Tuisku et al. [15] investigated the presence of dry eye symptoms and signs 2–5 years after LASIK treatment of high myopia in 20 eyes. They also used a noncontact corneal esthesiometer to assess corneal sensation. Most of their patients reported persistent dry eye symptoms, even in the absence of objective clinical signs of tear insufficiency or corneal hypoesthesia. They hypothesized that these symptoms represented a form of corneal neuropathy rather than a true dry eye disease. However, the small sample size warrants caution in interpreting their results [15].

In the current study, we used an automated microkeratome to create superiorly hinged flaps. A study comparing the use of a mechanical microkeratome to a femtosecond laser in flap creation found that the use of a femtosecond laser was associated with a lower incidence of post-LASIK dry eye and less need for artificial tears in the postoperative period. In the same study, no correlation was found between either flap thickness or the depth of stromal ablation and the incidence of the dry eye. This led to the suggestion that other factors might also be at play, in addition to the neurotrophic effects of corneal nerve damage [14].

We used both TBUT and Schirmer 1 test to quantify the degree of postoperative dry eye. We found a significant reduction in both TBUT values and Schirmer 1 test scores at 1, 3, and 6 months postoperatively compared with the preoperative levels (P<0.001). Persistent dry eye was detected in 12.5% of eyes using Schirmer 1 test and 11.5% of eyes using TBUT at 6 months postoperatively. There was a moderate negative correlation between both TBUT and Schirmer 1 test results and ablation depth at 6 months postoperatively (P=0.001; r=−0.499 and −0.457, respectively).

De Paiva et al. [16] studied the incidence and risk factors for developing the dry eye after myopic LASIK. They divided the study eyes into nasal and superior-hinge groups. The incidence of the dry eye in the nasal-hinge group was 38.9, 25, and 12.5% at 1, 3, and 6 months, respectively, compared with 41.2, 17.7, and 35.3% in the superior-hinge group. The risk for dry eye development was associated with the degree of preoperative myopia [relative risk (RR): 0.88/D; P=0.04], ablation depth (RR: 1.01/µm; P=0.01), and combined flap thickness and ablation depth (RR: 1.01/µm; P=0.01) [16].Using TBUT and Schirmer 1 test, Shoja and Besharati [17] found 20% of eyes to have persistent signs of dry eyes at 6 months after myopic LASIK correction in a series of 190 eyes. A depth of ablation, higher attempted refractive correction, and female sex were all significantly associated with the risk of developing postoperative chronic dryness [17].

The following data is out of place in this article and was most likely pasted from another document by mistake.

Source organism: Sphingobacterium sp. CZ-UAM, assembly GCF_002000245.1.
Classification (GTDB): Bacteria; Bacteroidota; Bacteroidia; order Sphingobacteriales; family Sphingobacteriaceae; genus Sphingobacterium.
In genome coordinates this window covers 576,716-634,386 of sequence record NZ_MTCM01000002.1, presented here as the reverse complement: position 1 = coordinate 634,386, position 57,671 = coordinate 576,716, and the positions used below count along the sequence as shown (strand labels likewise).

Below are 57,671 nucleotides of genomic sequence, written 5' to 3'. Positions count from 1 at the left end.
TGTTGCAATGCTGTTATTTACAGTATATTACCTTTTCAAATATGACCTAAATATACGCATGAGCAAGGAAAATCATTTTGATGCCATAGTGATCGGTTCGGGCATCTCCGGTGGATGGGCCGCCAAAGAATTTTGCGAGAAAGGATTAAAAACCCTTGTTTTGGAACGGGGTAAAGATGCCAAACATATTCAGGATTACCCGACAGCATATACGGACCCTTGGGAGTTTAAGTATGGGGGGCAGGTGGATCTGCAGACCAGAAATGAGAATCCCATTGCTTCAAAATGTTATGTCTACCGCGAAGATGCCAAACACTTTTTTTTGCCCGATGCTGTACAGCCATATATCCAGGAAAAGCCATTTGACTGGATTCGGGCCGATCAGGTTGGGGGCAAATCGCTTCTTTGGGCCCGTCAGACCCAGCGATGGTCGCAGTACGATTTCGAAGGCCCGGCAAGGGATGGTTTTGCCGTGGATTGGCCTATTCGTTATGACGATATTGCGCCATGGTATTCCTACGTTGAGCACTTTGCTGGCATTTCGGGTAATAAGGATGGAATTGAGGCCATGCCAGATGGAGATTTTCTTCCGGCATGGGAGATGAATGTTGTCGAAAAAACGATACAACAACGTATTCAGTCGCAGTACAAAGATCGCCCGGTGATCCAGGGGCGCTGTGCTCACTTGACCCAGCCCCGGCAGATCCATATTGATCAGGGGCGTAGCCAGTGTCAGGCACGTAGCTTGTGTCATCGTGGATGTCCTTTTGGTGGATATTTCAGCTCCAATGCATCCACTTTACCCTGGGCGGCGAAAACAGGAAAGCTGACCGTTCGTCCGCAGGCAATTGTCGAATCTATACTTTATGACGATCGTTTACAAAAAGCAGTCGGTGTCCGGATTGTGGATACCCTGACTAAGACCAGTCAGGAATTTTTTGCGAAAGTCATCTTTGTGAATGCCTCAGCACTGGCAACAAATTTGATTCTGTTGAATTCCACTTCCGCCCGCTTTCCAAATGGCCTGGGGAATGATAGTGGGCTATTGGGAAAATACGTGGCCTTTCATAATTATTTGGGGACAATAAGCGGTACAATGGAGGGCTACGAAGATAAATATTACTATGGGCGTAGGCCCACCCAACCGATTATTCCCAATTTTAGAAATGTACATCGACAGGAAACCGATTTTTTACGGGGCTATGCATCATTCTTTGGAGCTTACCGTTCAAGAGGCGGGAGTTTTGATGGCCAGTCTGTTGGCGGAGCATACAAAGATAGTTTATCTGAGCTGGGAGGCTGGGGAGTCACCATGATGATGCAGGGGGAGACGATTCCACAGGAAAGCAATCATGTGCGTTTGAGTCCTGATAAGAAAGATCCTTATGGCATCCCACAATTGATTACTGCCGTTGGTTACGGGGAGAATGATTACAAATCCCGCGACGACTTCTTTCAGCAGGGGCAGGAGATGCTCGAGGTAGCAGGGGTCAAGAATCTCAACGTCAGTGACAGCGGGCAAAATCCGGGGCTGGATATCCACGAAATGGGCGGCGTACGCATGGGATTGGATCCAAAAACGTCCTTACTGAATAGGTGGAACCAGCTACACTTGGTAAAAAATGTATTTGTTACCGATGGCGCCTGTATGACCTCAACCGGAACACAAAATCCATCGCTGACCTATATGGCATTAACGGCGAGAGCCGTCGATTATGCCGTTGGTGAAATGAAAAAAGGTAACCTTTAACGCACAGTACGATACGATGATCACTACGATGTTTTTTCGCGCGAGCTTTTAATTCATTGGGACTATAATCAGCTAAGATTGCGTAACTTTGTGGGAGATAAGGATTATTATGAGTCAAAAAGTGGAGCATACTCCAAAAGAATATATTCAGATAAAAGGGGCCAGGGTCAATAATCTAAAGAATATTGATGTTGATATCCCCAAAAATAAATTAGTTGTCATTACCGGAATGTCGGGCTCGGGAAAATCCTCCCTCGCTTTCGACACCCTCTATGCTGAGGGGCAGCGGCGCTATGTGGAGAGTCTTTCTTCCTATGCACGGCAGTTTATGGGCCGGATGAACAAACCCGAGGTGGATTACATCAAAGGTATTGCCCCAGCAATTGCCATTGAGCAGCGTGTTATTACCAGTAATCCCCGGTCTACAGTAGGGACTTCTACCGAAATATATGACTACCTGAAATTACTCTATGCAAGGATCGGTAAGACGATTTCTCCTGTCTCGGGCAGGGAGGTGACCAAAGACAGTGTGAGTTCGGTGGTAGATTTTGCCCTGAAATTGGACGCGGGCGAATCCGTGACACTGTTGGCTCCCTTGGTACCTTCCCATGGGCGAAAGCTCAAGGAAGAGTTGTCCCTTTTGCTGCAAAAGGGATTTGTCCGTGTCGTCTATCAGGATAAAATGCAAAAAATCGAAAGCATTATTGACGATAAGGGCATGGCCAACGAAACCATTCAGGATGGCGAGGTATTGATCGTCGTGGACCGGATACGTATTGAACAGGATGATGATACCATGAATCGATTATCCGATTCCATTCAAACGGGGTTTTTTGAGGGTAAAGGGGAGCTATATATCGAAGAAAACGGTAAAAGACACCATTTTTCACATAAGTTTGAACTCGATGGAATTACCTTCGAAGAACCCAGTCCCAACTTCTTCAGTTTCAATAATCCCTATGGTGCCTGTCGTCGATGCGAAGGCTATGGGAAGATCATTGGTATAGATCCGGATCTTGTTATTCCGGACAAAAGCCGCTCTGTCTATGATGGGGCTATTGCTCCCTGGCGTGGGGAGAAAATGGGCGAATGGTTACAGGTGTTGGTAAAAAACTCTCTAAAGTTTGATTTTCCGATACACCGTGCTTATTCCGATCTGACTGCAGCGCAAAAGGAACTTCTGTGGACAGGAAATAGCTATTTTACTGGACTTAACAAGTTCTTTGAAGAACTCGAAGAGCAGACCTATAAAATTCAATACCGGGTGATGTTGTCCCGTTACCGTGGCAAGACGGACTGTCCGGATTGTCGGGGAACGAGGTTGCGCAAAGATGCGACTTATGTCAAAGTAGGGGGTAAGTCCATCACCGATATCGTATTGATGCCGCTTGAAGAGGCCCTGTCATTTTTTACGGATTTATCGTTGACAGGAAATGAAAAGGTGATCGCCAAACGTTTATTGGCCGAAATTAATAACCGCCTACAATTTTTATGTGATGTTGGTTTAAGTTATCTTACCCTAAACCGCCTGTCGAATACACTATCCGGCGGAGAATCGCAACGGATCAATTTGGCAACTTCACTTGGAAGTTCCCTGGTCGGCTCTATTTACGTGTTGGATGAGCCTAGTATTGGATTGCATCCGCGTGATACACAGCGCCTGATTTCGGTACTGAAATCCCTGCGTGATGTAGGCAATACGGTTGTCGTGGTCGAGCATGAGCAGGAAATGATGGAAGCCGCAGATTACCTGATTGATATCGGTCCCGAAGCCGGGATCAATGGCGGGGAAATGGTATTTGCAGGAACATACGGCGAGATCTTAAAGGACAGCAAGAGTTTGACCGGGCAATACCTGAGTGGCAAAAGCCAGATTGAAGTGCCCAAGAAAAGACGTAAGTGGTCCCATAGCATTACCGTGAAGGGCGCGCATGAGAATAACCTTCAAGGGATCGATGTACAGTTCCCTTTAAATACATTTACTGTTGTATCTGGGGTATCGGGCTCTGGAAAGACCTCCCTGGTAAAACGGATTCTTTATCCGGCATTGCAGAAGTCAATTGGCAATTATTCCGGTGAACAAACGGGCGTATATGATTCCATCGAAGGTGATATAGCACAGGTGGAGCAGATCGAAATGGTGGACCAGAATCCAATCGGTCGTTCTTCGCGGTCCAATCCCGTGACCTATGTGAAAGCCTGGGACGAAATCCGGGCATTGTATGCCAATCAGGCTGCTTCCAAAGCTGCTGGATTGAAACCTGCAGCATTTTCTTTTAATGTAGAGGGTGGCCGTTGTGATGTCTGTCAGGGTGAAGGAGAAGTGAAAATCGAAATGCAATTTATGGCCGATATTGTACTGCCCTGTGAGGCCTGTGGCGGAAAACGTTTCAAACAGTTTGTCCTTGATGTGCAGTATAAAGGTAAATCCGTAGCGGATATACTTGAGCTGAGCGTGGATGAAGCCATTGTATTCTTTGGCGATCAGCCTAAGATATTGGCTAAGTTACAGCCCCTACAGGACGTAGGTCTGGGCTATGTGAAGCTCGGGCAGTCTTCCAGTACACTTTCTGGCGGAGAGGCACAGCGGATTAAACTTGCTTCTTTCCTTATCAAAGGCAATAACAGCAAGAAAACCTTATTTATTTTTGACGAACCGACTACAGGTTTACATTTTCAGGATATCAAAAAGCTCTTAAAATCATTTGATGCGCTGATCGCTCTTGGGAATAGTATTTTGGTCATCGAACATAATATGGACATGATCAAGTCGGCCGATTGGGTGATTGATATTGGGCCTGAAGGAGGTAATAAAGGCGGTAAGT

In contrast, another study by Ambrósio et al. [9] did not find either flap thickness or ablation depth to be correlated with the incidence of post-LASIK dry eye. This might be explained by the fact that they relied solely on slit-lamp examination for evaluating the signs of the dry eye [14].

We evaluated tear film stability by means of TBUT and tear secretion using Schirmer 1 test. Both were affected by myopic ablation depth and the effect was related to the ablation depth and diminished over time. Most of the patients recovered to their preoperative values by 6 months of follow-up, and only 12% had persistently reduced values.

The limitations of this study included the relatively short follow-up period and the lack of quantitative assessment of corneal sensation. The study did not include a questionnaire or a symptom-based scoring system, as we tried to avoid the bias that could have originated from the presence of subjective symptoms in the absence of TBUT or Schirmer test abnormalities, especially in mild cases. The wide range of myopic error and the use of preoperative Pentacam screening are among the strengths of the study.

Financial support and sponsorship

Nil.

Conflicts of interest

There are no conflicts of interest.



 
  References Top

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Wilson SE. Laser in situ keratomileusis-induced (presumed) neurotrophicepitheliopathy. Ophthalmology 2001; 108:1082–1087.  Back to cited text no. 13
    
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Salomão MQ, Ambrósio R Jr, Wilson SE. Dryeye associated with laser in situ keratomileusis: mechanicalmicrokeratome versus femtosecond laser. J Cataract Refract Surg 2009; 35:1756–1760.  Back to cited text no. 14
    
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Tuisku IS, Lindbohm N, Wilson SE, Tervo TM. Dry eye and corneal sensitivity after high myopic LASIK. J Refract Surg 2007; 23:338–342.  Back to cited text no. 15
    
16.
De Paiva CS, Chen Z, Koch DD, Hamill MB, Manuel FK, Hassan SS et al. The incidence and risk factors for developing dry eye after myopic LASIK. Am J Ophthalmol 2006; 141:438–445.  Back to cited text no. 16
    
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    Figures

  [Figure 1], [Figure 2]
 
 
    Tables

  [Table 1], [Table 2], [Table 3], [Table 4]